What makes the difference between your company being valued at $30 million or $6 million?
Sometimes, it comes down to which valuation expert’s report the judge finds more credible.
That’s what the owners of Kraus USA, Inc., a Long Island business selling fine plumbing fixtures, learned earlier this year. Sergio Magarik sued his co-owners, Michael Rukhlin and Russell Levi, in 2015, seeking to dissolve the company. (Read the petition here.) The respondents elected to buy out his interest in the company, and as a result, various claims and counterclaims were discontinued, leaving but one matter to be determined by the court: the value of Magarik’s shares.
This required a determination of the fair value of the company as of September 20, 2015, the day before the petition was filed. Kraus is an internet-based business that sells faucets, sinks, plumbing fixtures and related items, primarily through third-party retailers. Its products are manufactured in China. The company grew rapidly, from $21 million in sales in 2012 to $36 million in 2015, but had negative cash flow and a significant amount of debt. Magarik owned 24 percent of the company, Levi, 51 percent and Rukhlin, 25 percent.
The trial included testimony from the three owners, Kraus’ controller and the valuation experts for each side. Each expert prepared a valuation based on an income and a market approach to value. Magarik’s expert arrived at a value of about $30 million for Kraus, the average of his discounted cash flow income approach ($21.9 million) and guideline public company market approach ($38.8 million).
The valuation echoed projected earnings prepared months earlier by Kraus’ controller in connection with a loan application in which Kraus’ owners represented that the company was worth more than $30 million.
The respondents’ expert estimated Kraus was worth $6.05 million, about one-fifth the amount of the other expert’s estimate. He presented an income approach based on capitalization of earnings ($6.16 million) and cash flow ($5.9 million and $6.1 million). His market approach, a “merged and acquired company method” method relying on Pratt’s Stats database (now DealStats) for comparable transactions, resulted in a range of values from $5.3 million to $6.1 million.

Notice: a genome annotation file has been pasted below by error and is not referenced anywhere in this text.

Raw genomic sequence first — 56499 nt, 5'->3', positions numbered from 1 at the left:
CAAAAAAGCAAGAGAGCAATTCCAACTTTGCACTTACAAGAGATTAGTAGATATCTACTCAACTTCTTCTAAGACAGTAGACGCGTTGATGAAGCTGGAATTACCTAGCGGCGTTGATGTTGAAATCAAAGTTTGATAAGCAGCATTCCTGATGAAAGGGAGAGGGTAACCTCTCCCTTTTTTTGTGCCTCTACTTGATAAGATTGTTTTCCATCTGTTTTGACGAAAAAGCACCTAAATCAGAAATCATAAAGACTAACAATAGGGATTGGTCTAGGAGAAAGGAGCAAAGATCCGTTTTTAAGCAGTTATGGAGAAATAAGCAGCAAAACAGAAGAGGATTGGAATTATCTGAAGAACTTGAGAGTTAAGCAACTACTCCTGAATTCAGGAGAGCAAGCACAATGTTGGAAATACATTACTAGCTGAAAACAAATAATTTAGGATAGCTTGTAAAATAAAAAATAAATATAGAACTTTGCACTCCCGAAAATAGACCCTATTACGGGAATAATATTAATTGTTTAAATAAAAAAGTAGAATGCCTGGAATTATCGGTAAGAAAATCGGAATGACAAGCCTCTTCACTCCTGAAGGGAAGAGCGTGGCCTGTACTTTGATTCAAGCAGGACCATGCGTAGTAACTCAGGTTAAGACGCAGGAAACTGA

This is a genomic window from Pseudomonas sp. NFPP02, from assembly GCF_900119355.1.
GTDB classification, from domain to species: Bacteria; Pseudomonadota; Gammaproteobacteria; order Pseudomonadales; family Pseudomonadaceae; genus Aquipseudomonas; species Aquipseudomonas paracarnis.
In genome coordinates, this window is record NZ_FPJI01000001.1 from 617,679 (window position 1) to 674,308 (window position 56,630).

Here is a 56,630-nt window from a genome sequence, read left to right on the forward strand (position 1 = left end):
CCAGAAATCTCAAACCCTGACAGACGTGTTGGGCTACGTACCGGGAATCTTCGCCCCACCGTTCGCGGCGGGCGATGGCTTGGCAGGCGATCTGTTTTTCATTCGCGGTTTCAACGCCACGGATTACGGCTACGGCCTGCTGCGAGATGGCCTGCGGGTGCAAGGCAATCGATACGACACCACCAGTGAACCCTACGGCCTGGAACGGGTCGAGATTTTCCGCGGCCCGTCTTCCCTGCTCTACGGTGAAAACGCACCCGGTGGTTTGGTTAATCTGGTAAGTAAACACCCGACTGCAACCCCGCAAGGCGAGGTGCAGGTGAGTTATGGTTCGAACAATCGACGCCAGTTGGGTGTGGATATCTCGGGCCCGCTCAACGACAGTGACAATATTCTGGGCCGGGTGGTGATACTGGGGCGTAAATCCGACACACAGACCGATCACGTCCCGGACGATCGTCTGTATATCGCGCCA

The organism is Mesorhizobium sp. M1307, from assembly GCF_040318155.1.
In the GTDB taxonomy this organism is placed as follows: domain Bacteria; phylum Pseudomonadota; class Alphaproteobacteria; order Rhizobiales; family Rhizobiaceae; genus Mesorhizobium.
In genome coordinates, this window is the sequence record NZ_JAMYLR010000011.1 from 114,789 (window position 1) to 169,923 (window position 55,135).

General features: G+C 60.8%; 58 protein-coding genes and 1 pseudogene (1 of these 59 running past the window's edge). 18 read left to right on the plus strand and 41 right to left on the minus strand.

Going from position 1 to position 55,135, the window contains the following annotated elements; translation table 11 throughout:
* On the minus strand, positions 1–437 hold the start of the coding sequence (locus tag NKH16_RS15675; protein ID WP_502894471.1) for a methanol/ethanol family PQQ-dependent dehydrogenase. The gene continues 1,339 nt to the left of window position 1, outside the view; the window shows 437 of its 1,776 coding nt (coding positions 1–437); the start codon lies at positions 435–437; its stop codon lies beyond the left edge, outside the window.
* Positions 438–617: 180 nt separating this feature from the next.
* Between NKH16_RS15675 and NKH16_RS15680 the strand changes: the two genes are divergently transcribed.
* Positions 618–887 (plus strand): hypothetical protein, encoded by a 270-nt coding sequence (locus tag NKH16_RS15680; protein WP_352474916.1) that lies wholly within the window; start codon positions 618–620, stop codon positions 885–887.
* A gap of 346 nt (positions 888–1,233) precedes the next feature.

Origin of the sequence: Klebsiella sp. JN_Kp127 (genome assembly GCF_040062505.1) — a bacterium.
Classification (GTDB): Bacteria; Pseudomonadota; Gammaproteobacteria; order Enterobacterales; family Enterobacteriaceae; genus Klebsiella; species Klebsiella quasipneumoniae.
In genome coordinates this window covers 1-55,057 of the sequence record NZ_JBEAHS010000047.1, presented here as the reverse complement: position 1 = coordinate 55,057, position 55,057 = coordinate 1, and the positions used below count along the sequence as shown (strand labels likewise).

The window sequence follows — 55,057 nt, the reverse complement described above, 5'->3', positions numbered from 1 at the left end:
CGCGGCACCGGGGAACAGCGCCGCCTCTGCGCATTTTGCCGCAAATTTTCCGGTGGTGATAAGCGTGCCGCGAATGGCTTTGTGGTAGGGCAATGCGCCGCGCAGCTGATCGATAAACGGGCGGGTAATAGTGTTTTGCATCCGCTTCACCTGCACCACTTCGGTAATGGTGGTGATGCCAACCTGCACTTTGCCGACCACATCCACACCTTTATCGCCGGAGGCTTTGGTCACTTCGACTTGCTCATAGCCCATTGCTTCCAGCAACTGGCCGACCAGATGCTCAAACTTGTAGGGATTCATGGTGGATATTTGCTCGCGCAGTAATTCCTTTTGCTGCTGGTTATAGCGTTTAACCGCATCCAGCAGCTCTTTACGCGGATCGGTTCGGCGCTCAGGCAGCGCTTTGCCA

Justice Vito DeStefano found that Magarik’s expert did not sufficiently account for the level of competition Kraus faced or its lack of cash flow, and that it overestimated the value of the Kraus brand, which Kraus did not actually own.
“The court does not accept the valuations provided by petitioner’s expert … as they exceeded the true value of the business, were based on income projections that were unrealistic and optimistic and not based on appropriate comparable businesses. Moreover, the two valuations provided were vastly disparate from each other, underscoring mistaken premises and assumptions.”
“In reality,” the justice wrote, “the value of the business was never $30 million and the projections contained in the loan application were never realized.” Justice DeStefano accepted the $6.05 million valuation presented by the respondents’ expert, which he found to be “supported by the credible evidence which demonstrated a successful and growing business that was not especially liquid.” (Read the decision here.) He applied a 5 percent discount for lack of marketability – less than the 25 percent DLOM sought by the respondents. The petitioner had not applied a DLOM.
The resulting value of Magarik’s 24 percent interest was calculated to be $1,379,400. Justice DeStefano added interest of 9 percent dating back to the filing of the petition, and gave Kraus two years to make the payment, in deference to the company’s cash flow difficulties.
For more on the two valuations, you can read the parties’ post-trial memoranda here and here. The case is Sergio Magarik v. Kraus USA, Inc., Michael Rukhlin and Russell Levi, Index No. 606128-15, Nassau County Supreme Court.
The decision in Magarik underscores the importance of securing a credible, defensible business valuation. The professionals at Advent Valuation Advisors offer a full range of business valuation and litigation support services. If you have any valuation needs, the professionals at Advent are here to provide a credible valuation.